as it has been over a week now since we left the usa and we are in the middle of our eighth full day in rwanda, i figure some people back home may want to know what happened to robbie and stephanie besides generally disappearing. between hit-and-miss internets and being inundated with a flood of new information (and trying then to process and utilize that information), the motivation and/or inspiration to tell of our journey thus far has been lacking. but i find myself sufficiently inspired on this lovely rwandan day to tell a story that some may find interesting.
as i have noted earlier, my parents and sister flew out to chicagoland for the goodbye ceremonies. the monday before we left, the swick family held an excellent little get-together with friends and family and supporters. after partaking in some delicious rwandan-inspired dishes, we shared a bit more about what exactly we were heading off to go and do (a picture slideshow awkwardly rolling in the background) and were prayed for. one of the highlights of the evening for us was the reading of messages of encouragement and parting from friends and mentors who could not attend. those got us good.
airport farewells are never really fun, especially when the goodbye is for a goodly chunk of time, but they happen. and we ride our separate planes in opposite directions. i listened through the newest switchfoot album over the dark atlantic. while not amazing, the last two songs give me peace and hope. and in that dark night flying away from everything we knew well, i needed both.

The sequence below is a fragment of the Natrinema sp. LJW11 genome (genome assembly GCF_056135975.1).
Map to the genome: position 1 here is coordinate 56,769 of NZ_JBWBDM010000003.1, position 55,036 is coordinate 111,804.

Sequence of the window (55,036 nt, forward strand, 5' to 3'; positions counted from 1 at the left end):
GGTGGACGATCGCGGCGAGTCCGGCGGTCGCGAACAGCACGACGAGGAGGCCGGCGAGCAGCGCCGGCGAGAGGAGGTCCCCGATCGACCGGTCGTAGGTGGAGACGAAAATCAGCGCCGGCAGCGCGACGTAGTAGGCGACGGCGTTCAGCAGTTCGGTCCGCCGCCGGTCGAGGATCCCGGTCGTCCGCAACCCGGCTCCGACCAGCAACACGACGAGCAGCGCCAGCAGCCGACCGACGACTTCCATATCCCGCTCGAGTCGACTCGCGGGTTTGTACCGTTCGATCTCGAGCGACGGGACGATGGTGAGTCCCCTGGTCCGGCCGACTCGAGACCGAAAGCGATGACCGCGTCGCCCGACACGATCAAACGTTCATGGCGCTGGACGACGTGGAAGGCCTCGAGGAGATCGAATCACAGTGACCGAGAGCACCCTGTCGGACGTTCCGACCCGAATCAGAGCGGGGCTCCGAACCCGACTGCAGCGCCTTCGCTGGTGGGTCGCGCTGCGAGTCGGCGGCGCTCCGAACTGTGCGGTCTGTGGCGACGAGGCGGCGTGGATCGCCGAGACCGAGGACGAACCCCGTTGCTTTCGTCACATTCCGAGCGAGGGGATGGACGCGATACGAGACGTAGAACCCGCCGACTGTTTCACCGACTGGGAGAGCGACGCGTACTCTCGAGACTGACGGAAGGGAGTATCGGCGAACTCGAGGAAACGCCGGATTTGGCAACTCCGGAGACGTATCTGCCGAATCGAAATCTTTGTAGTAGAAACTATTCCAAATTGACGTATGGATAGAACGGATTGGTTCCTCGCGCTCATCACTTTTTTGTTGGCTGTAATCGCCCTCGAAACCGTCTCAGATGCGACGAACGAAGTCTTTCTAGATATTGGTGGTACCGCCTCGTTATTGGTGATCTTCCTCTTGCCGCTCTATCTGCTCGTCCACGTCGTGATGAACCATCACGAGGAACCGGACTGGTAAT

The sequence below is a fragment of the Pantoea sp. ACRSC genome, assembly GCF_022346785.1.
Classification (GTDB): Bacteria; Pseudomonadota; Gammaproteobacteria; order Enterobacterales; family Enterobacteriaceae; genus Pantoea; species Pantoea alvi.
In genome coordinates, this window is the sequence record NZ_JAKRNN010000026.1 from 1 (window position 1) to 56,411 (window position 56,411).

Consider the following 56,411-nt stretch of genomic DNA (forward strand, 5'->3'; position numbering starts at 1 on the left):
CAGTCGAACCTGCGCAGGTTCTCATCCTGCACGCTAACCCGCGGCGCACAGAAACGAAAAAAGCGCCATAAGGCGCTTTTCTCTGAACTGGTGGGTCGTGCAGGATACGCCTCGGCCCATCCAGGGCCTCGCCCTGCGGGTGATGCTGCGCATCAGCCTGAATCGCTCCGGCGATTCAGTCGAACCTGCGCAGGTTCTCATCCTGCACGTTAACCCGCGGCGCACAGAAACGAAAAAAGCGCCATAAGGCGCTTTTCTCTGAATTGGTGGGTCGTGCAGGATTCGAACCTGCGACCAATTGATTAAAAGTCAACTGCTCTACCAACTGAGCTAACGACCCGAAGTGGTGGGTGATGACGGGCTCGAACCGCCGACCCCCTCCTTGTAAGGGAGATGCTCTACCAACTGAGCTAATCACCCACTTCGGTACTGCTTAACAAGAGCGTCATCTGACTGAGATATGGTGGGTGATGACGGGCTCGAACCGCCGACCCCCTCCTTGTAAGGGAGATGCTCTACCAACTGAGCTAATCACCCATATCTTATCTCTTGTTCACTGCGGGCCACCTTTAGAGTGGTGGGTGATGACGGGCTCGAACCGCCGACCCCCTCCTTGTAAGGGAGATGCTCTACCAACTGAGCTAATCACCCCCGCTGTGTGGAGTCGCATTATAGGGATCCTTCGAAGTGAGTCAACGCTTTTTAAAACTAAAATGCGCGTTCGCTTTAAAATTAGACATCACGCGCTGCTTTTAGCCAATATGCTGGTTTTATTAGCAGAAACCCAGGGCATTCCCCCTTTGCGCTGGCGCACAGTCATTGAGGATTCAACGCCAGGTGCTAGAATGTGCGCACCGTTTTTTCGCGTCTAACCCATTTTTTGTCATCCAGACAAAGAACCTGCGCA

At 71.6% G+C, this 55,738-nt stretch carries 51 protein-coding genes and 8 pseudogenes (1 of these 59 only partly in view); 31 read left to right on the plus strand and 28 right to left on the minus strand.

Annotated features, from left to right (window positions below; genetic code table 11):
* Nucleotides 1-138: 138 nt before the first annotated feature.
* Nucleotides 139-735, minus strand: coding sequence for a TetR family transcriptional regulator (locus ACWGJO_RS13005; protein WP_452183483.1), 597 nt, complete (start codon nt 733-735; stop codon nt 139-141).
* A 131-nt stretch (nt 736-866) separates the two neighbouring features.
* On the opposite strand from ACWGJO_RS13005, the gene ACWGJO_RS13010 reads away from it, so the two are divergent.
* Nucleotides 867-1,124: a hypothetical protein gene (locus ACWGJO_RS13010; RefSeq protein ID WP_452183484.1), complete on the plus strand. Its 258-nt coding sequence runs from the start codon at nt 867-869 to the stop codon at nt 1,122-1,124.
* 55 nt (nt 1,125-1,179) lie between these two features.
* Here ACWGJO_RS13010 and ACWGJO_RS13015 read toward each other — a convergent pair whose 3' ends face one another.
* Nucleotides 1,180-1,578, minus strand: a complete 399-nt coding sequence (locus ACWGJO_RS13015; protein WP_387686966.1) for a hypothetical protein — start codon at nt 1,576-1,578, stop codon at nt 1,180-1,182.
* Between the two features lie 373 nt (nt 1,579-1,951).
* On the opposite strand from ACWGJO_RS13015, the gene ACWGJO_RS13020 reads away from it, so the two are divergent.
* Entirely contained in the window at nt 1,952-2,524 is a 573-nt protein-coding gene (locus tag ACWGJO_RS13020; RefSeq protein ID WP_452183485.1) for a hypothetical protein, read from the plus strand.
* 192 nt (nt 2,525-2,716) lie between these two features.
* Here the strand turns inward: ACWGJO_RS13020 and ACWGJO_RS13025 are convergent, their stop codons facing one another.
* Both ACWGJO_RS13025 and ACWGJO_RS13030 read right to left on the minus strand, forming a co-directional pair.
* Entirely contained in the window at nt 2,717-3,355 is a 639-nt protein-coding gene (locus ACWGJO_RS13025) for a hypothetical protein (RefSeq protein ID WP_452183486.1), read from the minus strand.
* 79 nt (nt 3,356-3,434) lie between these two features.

we flew one airline to new york, and they thankfully didn’t charge us nearly as much as they could have for extra bags and the extra weight in them. but to make the transfer to brussels air we had to pick up our bags, find our way to a terminal on the opposite side of the airport and check them in again. and again, the attendant somehow didn’t charge us the $150 for having one overweight bag. perhaps we didn’t bring with us as much as we could have, but, trust me, it sure felt like more than enough. we had two medium sized rollers, one which we carried with us onto the plane; two backpacks; one ukulele; two large beasts; and one old suitcase of suitcases from a previous decade that rolls not at all, requiring me to heft its fifty plus pounds every step of our transitional phases. the best of such phases was upon our arrival in brussels, fairly early in the morning. we piled the bags into a booth on a train into town and somehow navigated the crowds at brussels central station. we then lugged the luggage through old town brussels in the rain over cobblestone streets several blocks to our hotel. it was certainly quite an experience. in brussels we were tourists for a bit, partook in our last tastes of fast-food for a while, and tried to process and anticipate what was ahead. not wanting to repeat the tiring luggage marathon, we took a taxi back to the airport. and there we met with grumpier people who wouldn’t let us escape the overweight fee.
the alps were covered in cloud and we saw corners of their majesty in tiny bursts only. but the sahara was bright and open below us hours later. the flight to kigali from brussels was over two hours longer than new york to brussels. rwanda seems to be pretty far away. not from us right now though. we are standing on rwanda, so we’re pretty close.
the days so far in rwanda have been somewhat of a slow motion whirlwind. we have done and learned and seen so much every day that it feels way longer than just a week since our arrival.